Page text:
There’s always the worry, when sticking your neck out as an artist and saying “I think this“, that you’ll alienate some of your audience or – even worse – come across as earnest. There’s a comfort in flippancy and cynicism. By never committing to a position, you can never be called out on it. Now, I can be as flippant as the next comic artist but some of my favourite comics for the NS have been ones where I felt genuinely angry or frustrated and tried to articulate that in an interesting way. And I’m comfortable with the idea that my position could change the following week. That my opinions, however thought through they are, are malleable enough to take on board an opposing point of view. I’d much rather engage with an interesting argument that I disagree with than read one perfectly composed to say nothing at all. I just don’t know if earnestness should be such a dirty word.
There’s a Miro quote I remember reading that’s always stayed with me: “I understand that an artist is someone who, in the midst of other’s silence, uses his own voice to say something and who makes sure that what he says is not useless, but something that is useful to mankind”.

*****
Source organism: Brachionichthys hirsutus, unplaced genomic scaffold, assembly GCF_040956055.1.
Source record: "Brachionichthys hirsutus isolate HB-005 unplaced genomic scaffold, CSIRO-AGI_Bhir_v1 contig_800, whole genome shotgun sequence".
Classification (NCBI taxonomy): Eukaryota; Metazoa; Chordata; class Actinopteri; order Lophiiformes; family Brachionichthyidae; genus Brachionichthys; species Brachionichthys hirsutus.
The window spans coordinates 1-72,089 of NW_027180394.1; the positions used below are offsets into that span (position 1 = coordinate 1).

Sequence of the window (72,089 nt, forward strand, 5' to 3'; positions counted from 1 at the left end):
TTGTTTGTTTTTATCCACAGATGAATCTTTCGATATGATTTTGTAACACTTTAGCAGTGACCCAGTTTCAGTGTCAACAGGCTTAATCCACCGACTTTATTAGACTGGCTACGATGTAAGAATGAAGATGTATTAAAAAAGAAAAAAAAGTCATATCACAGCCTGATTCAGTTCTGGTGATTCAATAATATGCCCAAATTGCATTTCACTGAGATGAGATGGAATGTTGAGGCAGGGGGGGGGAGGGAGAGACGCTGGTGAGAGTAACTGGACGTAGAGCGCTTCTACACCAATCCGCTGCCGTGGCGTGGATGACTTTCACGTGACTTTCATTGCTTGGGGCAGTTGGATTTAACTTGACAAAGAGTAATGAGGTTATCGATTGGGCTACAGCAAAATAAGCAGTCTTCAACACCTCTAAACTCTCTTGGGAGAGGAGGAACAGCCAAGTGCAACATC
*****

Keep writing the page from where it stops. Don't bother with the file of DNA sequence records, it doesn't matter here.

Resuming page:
I’m not saying that everything (or, indeed, anything) I do is useful but I’m happy to strive for it. And I get a lot of joy, satisfaction and inspiration from consuming art that is antithetical to Miro’s fairly prescriptive statement. What I suppose I’m trying to suggest here is that there are many ways in which we all engage with the world and feed that into our creative output. And this one – political cartooning/comic journalism/comic reportage/whatever you want to call it – is as valid and worthwhile as any other.
60. How to Politically Survive a Flood
There’s a good piece by George Monbiot about dredging – and how it could arguably make the effects of floods worse – here. It was quite fun trying to mimic a classic, guidebook-style illustration aesthetic for this.
Someone should make a tumblr of: “Politicians in wellies, visiting flood disasters, and looking uncomfortable while waiting for their photo op.”